With the death bell struck on the Comcast - Time Warner Cable merger, the future of cable will no longer be dominated by a Comcast Cable/Broadband platform. And as a result of the non-merger, Charter Cable will no longer purchase Bright House Network, and a separate, smaller cable MPVD, to have been run by cable vet Michael Willner, will not be created. So what will the future of cable look like?
Many wonder immediately what today's news means for the AT&T and DirecTv merger. I suspect that it actually continues to move forward and gets completed. It can be argued that they make the combined unit a better competitor to Comcast in markets. For Time Warner Cable, their choice is to continue as they have or to allow themselves to be purchased by another cable operator, namely Charter. Prior to the Comcast deal, Charter was mulling a deal for TWC and without Bright House to acquire, TWC is a better fit. I also suspect that rising valuations for these platforms might finally make Cablevision interested in selling. Certainly, Tom Rutledge would love a chance to take over his former systems and merge them into his current Charter universe.
As for Comcast, the loss of Time Warner Cable may force them to look at smaller deals in the next few years. TWC might be too big, but acquiring Cablevision might be the next best thing for Comcast. With systems in New Jersey, Comcast and Cablevision would make a nice fit; Long Island remains a stand alone market, powerful and wealthy, and can work nicely with any cable operator's portfolio.
But the cable platform should not be limited to the wired competitors. Given Google's growth in specific markets and the possibility that they acquire a smaller cellular company, Google could expand its wired and wireless reach as a broadband player, delivering OTT programming and expanding the competitive field.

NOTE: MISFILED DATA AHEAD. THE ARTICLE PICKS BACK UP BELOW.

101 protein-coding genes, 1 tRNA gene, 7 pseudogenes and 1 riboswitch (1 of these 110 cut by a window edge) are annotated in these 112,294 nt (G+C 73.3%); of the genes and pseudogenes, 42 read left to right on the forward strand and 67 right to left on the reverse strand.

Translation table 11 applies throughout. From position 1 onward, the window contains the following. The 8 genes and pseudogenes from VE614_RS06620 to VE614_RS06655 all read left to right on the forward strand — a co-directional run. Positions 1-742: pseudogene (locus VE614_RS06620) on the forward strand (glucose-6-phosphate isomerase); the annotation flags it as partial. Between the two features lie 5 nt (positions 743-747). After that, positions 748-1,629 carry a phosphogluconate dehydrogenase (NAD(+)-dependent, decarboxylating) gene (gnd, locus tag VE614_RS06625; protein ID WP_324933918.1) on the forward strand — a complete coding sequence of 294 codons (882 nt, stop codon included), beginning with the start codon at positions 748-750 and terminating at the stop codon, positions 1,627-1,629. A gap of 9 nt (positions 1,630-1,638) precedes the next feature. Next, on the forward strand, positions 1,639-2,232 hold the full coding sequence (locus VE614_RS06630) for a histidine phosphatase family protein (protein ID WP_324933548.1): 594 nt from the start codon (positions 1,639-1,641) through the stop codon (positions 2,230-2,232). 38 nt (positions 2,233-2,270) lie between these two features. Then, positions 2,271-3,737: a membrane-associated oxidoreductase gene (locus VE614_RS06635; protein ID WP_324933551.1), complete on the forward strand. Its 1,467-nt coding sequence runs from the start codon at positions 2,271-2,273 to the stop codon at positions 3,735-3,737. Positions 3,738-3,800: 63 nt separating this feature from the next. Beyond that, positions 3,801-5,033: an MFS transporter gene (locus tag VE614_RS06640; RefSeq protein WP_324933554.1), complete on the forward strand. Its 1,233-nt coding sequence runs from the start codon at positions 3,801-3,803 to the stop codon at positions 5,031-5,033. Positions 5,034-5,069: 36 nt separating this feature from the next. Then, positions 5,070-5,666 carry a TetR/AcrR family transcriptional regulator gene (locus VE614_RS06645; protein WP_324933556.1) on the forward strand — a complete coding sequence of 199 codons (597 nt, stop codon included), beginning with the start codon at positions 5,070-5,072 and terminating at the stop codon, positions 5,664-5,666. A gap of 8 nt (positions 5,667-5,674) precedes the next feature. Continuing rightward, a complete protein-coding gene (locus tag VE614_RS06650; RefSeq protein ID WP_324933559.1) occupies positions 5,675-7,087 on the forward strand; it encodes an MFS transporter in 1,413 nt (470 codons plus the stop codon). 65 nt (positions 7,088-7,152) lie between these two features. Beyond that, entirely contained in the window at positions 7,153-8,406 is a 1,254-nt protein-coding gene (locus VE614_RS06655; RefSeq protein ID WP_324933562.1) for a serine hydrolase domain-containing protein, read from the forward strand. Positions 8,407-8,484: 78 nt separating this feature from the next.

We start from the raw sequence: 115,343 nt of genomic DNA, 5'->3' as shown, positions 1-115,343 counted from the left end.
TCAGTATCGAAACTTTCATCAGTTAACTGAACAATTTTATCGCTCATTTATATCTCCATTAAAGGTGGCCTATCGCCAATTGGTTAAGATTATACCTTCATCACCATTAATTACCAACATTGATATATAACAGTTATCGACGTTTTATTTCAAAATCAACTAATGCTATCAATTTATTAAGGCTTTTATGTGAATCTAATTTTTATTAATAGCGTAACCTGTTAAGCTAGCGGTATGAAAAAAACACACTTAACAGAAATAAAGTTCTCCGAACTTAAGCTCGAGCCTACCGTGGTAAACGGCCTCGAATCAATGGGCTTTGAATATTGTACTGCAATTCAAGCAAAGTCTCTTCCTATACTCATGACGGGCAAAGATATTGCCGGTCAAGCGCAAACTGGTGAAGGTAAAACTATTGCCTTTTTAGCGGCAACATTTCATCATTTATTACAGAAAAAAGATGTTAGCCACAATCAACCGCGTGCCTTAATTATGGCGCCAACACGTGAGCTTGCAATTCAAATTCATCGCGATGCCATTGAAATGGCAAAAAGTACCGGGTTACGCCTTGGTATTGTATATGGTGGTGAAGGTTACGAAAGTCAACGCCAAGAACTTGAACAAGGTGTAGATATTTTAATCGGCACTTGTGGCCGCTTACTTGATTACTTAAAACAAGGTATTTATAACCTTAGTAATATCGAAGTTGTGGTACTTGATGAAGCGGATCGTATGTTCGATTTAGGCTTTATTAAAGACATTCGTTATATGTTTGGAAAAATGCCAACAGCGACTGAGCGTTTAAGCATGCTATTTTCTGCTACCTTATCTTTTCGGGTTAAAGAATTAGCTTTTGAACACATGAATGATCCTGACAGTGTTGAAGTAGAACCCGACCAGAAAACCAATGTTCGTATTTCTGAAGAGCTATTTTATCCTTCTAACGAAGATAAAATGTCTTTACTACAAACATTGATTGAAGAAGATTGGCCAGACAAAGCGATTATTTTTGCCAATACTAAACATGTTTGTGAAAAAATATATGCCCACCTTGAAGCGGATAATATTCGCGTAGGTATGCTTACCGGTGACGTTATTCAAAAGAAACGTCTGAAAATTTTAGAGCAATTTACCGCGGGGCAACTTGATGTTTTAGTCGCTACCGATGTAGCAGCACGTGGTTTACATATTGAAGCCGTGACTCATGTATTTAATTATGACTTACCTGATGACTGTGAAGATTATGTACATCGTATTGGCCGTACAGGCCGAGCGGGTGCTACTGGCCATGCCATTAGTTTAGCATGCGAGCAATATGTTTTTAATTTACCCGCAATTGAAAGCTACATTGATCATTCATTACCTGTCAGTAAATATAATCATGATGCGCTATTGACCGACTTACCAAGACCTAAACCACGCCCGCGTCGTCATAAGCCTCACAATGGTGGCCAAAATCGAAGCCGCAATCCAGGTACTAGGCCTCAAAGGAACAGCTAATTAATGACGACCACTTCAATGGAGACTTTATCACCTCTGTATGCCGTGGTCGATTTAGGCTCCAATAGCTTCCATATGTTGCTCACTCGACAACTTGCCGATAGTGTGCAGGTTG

And then of course we have Verizon and their FIOS platform. They too bring a strong wired and wireless play to the consumer and are aggressively marketing smaller bundles to stop cord cutting. It may lead to cord shaving of existing subscribers but the hope by them is that it encourages non-cable consumers to come back to FIOS. It is an aggressive ploy that content companies like Disney, Fox, and NBC are not happy with. In addition to claiming contract violations, they are also refusing to carry the new FIOS commercials on their channels, something you would think the FCC would be very interested in reviewing as well.
So what does the Cable/Broadband platform look like in 2025, 10 years from now. Expect more consolidation with Comcast and a much larger Charter owning 70% or more of the wired US. Expect Google to become a much bigger entrant, most likely from an acquisition of a cellular company like Sprint or T-Mobile. AT&T/DirecTv will create a strong chemistry to excel in the space while Dish continues to find an opportunity to bring two-way broadband via satellite to the marketplace. And as to Verizon/FIOS, I expect that more investment will be made into its cellular operations rather than fiber to the home to bring a best of wireless experience to the home and its subscribers.
As the the content side of the business, and more to discuss on another day, I expect that the next 10 years will finally lead to drops of lesser performing cable networks and a consolidation of channels. Given the rise of OTT subscription services like Netflix and Amazon, consumers are more interested in watching shows, not channels. As to which networks we say goodbye to, let's discuss.